Polygon Labs, the central organization behind the development of the Ethereum layer 2 scaling solution, polygonurged policy makers to the European Union To “clarify scope and intent” of legislation targeting smart contracts. In open letter addressed to the Members of the European Parliament, of the European Council and of the European Commission on 17 April, Polygon Labs recommended to modify article 30 of the Data Act to apply specifically to systems based on smart contracts authorized, owned and operated by a “business“, as opposed to the current wording without permission.
The company said the hardware wallet developer Ledger also joined the call for more appropriate legislation. Polygon Labs emphasized its vested interest in ensuring the responsible development and growth of permissionless blockchain-based systems around the world.
Section 30 of the Data Act worries Polygon and Ledger
Article 30 of the version of the Data Act passed by the European Parliament in March, defined the “essential requirements for smart contracts for data sharing. Polygon Labs argues that if the law is passed without amendments to clarify the nature of the parties exploiting smart contracts, the legislation would not apply to open-source, permissionless and decentralized smart contract applications. This lack of clarity could significantly hamper innovation and economic growth within the EU.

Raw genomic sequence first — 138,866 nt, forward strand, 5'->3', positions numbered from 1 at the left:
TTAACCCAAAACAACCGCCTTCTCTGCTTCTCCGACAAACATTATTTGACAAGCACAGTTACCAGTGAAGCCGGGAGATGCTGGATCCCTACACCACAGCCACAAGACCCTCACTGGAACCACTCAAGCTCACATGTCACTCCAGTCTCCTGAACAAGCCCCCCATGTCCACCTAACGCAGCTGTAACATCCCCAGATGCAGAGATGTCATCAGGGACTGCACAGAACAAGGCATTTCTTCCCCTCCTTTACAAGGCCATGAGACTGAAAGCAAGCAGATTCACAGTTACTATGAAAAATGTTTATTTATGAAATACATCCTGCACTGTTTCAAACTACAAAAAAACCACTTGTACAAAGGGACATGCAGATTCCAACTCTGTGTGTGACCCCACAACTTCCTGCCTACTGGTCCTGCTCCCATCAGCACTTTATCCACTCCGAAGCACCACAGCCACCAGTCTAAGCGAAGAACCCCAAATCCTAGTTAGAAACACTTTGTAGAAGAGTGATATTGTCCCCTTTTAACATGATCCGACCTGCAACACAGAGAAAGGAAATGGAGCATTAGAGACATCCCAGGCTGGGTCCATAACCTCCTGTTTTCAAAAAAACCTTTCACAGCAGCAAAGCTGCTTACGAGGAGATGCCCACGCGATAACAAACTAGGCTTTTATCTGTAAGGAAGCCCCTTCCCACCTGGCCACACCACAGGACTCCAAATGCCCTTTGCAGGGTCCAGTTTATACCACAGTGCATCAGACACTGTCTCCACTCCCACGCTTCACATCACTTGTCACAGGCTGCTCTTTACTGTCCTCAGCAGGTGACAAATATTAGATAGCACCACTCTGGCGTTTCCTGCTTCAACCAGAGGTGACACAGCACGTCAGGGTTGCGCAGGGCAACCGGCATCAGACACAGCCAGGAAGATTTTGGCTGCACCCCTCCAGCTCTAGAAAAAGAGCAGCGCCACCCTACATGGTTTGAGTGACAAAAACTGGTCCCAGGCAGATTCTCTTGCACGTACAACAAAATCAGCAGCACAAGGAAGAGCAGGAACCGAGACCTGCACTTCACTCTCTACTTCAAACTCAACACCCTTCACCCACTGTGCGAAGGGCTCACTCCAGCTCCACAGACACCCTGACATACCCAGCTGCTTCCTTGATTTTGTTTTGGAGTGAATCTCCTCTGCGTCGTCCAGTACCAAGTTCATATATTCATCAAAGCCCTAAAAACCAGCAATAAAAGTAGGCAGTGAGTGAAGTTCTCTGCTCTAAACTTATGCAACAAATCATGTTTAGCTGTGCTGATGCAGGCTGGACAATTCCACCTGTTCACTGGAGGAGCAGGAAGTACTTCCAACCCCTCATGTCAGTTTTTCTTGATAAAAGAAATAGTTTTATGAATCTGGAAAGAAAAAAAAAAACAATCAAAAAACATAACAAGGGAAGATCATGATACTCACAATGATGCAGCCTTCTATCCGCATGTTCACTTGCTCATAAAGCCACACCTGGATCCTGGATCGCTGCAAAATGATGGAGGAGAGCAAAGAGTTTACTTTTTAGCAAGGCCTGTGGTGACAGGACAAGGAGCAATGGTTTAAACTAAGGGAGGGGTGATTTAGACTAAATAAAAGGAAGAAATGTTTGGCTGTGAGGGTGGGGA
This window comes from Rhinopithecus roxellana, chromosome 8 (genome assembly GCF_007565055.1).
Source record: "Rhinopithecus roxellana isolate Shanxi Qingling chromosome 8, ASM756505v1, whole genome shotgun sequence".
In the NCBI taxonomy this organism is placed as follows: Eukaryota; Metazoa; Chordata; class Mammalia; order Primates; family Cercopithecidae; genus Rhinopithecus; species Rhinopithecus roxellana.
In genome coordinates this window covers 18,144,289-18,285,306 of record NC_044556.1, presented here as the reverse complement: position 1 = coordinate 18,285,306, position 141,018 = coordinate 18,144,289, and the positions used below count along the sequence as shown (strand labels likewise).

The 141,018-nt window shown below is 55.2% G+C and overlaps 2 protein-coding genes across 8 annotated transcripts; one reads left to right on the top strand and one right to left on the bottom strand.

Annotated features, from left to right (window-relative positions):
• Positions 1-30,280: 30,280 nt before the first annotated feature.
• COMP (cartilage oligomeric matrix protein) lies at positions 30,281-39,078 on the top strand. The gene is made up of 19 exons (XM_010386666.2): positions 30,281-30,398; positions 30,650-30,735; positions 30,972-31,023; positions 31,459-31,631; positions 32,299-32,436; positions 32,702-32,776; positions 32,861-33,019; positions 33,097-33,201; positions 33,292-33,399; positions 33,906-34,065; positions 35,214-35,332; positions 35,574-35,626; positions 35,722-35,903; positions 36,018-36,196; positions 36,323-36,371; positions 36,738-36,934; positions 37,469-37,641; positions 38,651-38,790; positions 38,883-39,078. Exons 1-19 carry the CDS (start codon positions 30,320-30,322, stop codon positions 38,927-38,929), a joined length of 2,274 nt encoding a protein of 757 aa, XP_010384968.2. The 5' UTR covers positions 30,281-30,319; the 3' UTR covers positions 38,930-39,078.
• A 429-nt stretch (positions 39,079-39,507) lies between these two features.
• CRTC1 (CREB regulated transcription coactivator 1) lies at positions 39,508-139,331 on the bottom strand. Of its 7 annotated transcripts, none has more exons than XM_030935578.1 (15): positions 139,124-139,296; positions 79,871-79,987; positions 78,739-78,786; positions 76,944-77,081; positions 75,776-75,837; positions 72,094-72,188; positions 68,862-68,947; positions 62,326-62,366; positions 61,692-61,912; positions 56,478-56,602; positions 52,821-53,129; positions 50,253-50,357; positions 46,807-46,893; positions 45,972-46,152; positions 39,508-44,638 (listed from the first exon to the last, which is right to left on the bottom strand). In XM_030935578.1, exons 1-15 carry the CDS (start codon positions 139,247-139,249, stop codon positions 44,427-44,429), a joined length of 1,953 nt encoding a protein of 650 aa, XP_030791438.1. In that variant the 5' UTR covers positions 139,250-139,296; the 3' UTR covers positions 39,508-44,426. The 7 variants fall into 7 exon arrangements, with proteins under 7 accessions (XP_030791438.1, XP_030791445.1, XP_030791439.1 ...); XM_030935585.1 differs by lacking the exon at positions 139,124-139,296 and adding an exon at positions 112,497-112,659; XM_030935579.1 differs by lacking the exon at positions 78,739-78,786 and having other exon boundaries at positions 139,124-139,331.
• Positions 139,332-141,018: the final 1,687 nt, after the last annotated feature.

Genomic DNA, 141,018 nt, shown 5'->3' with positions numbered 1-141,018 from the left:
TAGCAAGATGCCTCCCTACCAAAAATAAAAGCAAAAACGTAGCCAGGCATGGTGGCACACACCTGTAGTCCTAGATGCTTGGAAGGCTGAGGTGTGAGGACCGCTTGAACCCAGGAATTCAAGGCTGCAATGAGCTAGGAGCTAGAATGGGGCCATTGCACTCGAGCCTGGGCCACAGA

Several experts have expressed similar concerns about the data law’s possible impact on how regulators approach smart contracts.
Align the Data Act with the MiCA framework
Polygon Labs called for the data law to remain in line with the notorious MiCA framework, which is due for a final vote on April 19 after tough negotiations between the European Parliament, the European Council and the European Commission. There data law is expected to undergo similar scrutiny by EU policymakers before reaching its final form, allowing ample time to consider Polygon Labs’ application.
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